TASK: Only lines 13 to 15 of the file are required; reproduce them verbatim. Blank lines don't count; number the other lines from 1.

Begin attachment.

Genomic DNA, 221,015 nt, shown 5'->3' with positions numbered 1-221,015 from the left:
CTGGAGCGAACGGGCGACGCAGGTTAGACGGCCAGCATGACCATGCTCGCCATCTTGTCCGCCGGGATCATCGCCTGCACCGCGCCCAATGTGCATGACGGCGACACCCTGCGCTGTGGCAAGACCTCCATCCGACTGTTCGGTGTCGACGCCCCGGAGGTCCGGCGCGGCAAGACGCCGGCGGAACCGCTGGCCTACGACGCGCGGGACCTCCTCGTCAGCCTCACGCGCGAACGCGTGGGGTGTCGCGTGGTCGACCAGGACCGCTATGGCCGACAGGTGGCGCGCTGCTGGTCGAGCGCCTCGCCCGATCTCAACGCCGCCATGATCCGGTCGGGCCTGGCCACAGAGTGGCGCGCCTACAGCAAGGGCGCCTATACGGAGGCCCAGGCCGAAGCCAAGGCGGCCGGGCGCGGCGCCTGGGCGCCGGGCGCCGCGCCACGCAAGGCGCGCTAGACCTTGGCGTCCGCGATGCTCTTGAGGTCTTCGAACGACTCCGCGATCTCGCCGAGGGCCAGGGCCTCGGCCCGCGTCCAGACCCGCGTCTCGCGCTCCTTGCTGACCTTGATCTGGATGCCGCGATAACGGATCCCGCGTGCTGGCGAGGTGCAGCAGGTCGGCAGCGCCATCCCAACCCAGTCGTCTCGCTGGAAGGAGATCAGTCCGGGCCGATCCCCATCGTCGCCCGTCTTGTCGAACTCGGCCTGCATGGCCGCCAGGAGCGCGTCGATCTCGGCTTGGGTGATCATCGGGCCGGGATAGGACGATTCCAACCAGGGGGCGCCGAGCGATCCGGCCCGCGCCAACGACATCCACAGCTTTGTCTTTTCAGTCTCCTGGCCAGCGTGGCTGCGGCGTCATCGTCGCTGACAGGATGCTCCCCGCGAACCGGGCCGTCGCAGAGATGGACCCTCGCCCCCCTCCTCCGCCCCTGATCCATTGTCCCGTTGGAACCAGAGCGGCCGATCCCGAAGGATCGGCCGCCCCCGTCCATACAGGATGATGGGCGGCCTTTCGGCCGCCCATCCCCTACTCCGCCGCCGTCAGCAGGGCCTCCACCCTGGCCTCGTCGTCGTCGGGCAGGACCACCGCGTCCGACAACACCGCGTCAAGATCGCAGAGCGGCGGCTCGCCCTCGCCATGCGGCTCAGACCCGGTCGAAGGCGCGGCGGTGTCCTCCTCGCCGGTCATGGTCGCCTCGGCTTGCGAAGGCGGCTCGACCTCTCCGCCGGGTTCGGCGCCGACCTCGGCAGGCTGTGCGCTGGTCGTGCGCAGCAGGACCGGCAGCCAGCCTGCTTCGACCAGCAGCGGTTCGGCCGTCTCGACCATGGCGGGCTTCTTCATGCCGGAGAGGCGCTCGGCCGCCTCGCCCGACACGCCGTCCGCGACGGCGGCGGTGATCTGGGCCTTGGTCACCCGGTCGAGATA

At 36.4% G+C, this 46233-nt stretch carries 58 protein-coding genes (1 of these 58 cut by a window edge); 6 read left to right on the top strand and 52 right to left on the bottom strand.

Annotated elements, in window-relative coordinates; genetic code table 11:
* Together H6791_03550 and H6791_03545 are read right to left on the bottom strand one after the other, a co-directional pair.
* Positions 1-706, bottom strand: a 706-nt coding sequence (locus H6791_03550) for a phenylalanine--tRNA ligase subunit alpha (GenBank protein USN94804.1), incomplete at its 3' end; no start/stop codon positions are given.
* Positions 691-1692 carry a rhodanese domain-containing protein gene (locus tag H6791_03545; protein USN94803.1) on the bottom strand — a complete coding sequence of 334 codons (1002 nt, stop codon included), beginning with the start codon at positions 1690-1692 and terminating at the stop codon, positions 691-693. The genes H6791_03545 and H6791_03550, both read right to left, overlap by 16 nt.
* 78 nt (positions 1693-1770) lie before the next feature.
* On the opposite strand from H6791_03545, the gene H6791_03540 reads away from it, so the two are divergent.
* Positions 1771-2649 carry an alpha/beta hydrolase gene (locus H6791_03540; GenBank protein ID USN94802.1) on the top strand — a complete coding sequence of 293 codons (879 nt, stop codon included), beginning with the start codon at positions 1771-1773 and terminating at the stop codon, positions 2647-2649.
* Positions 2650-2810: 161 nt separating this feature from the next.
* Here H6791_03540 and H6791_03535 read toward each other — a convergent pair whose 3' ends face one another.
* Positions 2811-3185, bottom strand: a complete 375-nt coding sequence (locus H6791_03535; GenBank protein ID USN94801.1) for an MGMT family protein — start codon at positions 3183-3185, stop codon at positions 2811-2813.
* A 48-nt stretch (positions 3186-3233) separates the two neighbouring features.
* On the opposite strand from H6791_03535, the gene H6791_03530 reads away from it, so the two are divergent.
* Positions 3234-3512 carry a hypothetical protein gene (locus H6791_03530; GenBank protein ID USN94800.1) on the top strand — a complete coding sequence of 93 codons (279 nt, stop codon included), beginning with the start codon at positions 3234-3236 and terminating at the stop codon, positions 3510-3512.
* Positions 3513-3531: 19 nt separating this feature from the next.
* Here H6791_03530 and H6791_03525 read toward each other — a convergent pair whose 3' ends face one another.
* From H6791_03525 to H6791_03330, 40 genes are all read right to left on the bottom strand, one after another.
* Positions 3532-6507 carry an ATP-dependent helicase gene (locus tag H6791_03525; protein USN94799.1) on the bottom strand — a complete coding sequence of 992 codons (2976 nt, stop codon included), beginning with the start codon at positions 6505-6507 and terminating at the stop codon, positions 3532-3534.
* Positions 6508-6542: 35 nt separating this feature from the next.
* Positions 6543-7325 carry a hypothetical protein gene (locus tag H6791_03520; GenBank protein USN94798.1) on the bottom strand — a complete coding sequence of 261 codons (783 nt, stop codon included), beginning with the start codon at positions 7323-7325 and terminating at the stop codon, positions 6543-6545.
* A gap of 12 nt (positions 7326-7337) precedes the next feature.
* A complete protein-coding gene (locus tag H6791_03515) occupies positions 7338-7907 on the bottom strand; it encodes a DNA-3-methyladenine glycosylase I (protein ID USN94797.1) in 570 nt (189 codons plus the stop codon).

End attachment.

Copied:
* Positions 2811-3185, bottom strand: a complete 375-nt coding sequence (locus H6791_03535; GenBank protein ID USN94801.1) for an MGMT family protein — start codon at positions 3183-3185, stop codon at positions 2811-2813.
* A 48-nt stretch (positions 3186-3233) separates the two neighbouring features.
* On the opposite strand from H6791_03535, the gene H6791_03530 reads away from it, so the two are divergent.